Several years ago a Swedish-American company called Plantagon unveiled plans for a series of massive skyscraper greenhouses that stood to transform urban farming in large cities. While the spiraling vertical farms seemed too good to be true at the time, Plantagon just broke ground on its very first vertical farm this week in Linkoping, Sweden! The “Plantscraper” will grow and supply fresh vegetables while creating solutions to some of the most vexing city pollution issues.
Plantagon seems to have traded in its initial geodesic dome design for a sheer tower that both contains and showcases the plants growing inside. This prototype building will be called the International Centre of Excellence for Urban Agriculture, and it will be a place for scientists to test new technologies aimed at improving urban farming.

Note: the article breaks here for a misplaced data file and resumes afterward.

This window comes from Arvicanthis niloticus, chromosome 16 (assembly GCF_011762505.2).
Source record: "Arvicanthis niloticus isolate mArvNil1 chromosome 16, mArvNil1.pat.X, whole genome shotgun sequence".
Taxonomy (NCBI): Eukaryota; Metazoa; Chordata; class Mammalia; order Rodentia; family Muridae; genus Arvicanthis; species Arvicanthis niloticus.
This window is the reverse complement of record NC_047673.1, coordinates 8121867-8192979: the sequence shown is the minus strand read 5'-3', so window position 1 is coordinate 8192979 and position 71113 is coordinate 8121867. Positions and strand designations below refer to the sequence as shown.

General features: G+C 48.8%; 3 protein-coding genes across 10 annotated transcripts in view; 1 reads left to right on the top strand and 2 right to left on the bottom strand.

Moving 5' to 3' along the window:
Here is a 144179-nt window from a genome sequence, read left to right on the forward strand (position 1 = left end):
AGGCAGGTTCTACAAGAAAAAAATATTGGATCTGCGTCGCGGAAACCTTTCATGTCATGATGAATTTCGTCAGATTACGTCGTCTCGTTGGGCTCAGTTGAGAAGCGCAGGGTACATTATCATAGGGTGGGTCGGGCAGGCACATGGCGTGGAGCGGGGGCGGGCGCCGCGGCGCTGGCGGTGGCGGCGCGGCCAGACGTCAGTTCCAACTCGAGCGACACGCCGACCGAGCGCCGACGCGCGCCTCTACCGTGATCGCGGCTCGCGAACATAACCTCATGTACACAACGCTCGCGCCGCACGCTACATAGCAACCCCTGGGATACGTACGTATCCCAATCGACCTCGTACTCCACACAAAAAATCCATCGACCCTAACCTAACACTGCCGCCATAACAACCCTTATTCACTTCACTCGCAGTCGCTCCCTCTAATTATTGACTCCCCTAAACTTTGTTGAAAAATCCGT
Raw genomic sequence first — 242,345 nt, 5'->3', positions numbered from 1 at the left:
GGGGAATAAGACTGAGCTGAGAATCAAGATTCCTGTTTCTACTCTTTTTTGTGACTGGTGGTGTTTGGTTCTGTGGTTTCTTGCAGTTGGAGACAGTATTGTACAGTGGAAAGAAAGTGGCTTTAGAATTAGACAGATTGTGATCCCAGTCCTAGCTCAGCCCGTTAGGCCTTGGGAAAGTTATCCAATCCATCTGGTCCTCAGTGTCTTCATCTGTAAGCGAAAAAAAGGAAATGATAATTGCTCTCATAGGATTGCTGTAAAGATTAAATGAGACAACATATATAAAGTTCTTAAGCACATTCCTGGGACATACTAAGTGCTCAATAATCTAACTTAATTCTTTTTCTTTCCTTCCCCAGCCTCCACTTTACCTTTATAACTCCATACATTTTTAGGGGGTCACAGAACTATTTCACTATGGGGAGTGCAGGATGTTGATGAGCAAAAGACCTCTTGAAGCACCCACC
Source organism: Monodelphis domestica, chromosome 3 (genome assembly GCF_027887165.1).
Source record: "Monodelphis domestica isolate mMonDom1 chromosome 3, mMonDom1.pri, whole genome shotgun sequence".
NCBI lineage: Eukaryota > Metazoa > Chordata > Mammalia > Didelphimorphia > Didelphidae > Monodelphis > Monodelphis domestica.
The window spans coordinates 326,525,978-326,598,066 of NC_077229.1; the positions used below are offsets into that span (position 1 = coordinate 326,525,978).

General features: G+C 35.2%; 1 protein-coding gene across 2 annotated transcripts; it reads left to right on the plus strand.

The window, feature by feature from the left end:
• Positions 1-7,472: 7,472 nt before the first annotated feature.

Inside the massive glass walls, vegetables will be grown in pots and then transitioned to trays positioned around a giant central helix. The plants grow as the trays slowly migrate down the central core and are ready to be harvested once they reach the bottom. Plant residue and manure will be collected along the way and transformed into biogas to run the heating and cooling systems of the greenhouse. Scientists want the vertical farm to not only grow food but also help in developing sustainable solutions for energy, heat, waste, and water issues of daily city life.
Construction on the company’s first enormous vertical greenhouse is expected to take 12 to 16 months.
Tuesday, February 21, 2012
from Treehugger via inhabitat: